With soaring electric bills like that one might expect solar panels to be more popular in the area. But there is no state tax credit for commercial solar installations and the credit for residential solar maxes out at $2,000, said Aaron Sutch, the energy program manager for the Appalachia Program at The Mountain Institute.
“Our task is to empower mountain communities to address challenges in ways that are sustainable and in keeping with the local culture,” Sutch said.
With that in mind, the Mountain Institute raised the money to donate a 3.2-kilowatt solar array to the new Farmers Market Pavilion in downtown Morgantown. It’s the first solar-powered farmers market in the region, Suth said.
On weekends, the solar array will provide clean energy and shade to market vendors. Farmers sell their goods at the market every Saturday during the summer and occasionally in the winter as well.
“The market is grid-connected,” Sutch said. “But is a vendor has a little refrigerator plugged in or something, they can take comfort in the fact that the energy is coming from the sun.”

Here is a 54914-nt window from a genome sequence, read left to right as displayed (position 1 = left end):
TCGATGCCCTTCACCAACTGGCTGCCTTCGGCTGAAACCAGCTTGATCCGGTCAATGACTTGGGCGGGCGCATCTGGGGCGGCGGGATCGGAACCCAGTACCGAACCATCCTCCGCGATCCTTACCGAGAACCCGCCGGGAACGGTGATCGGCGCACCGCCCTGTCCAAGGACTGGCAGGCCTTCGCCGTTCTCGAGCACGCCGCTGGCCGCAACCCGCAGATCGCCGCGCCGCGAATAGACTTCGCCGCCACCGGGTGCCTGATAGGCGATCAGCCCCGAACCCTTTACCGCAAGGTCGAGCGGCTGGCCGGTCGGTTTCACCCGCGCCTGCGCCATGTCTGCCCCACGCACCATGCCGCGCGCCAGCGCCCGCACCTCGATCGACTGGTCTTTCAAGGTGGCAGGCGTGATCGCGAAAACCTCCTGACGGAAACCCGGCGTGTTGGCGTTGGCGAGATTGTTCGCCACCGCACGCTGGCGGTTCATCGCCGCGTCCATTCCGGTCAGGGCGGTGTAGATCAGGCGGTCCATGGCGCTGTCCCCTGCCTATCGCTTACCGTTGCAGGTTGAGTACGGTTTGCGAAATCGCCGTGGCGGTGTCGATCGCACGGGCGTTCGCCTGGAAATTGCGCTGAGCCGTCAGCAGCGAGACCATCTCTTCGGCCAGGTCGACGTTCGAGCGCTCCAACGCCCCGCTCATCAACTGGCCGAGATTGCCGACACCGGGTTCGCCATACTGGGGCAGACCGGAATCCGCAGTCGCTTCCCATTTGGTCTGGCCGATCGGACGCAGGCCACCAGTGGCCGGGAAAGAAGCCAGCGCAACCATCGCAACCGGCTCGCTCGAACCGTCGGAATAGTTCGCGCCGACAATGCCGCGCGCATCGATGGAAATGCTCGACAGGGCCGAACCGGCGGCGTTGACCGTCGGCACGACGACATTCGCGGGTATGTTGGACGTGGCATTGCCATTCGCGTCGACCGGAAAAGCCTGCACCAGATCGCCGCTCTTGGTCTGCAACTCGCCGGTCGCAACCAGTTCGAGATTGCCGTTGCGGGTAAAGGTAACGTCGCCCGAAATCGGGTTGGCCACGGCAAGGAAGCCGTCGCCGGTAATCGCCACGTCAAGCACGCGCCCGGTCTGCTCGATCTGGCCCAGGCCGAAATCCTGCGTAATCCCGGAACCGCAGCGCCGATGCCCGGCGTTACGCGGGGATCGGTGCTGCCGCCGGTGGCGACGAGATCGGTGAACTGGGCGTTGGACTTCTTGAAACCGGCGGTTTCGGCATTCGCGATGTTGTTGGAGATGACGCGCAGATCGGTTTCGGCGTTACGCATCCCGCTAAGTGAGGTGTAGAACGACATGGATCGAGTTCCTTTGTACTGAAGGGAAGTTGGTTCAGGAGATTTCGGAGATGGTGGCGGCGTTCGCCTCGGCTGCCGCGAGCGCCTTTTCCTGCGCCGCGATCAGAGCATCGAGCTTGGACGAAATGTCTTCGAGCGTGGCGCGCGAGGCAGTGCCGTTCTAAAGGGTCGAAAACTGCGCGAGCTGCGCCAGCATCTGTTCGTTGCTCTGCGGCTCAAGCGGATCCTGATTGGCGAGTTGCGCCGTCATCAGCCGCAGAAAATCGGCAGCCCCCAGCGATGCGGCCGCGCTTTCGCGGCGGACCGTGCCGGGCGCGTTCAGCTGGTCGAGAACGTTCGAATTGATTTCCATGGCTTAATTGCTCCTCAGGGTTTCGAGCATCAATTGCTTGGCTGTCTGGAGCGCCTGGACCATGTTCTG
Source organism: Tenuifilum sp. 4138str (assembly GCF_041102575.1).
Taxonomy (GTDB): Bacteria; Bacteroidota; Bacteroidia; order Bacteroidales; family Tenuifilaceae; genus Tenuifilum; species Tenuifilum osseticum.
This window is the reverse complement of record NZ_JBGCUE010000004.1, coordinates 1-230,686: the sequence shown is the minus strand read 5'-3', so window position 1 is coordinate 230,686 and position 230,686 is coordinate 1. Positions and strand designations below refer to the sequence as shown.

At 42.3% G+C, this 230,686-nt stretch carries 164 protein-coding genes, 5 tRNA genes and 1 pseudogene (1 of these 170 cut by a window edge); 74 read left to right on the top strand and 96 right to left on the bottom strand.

During the rest of the week when the farmers market isn’t bustling under the array, it will provide covered parking and an electric vehicle charging station.
In addition to providing energy for the farmers market and an electric vehicle charging station, the array is a demonstration project, Sutch said.
“When we were raising money for this project, one of the first questions that came up was, ‘does solar work in West Virginia?’” Sutch said. “There’s a lot of misconception out there. People don’t realize that the world leader in solar development – Germany – has the solar resources of Alaska.”
While a solid project in its own right, Sutch said he hopes it will inspire people to look at solar in a different way and consider it more seriously as an energy source.
“It’s definitely meant to be the first step in what we hope is an expansion of solar,” Sutch said.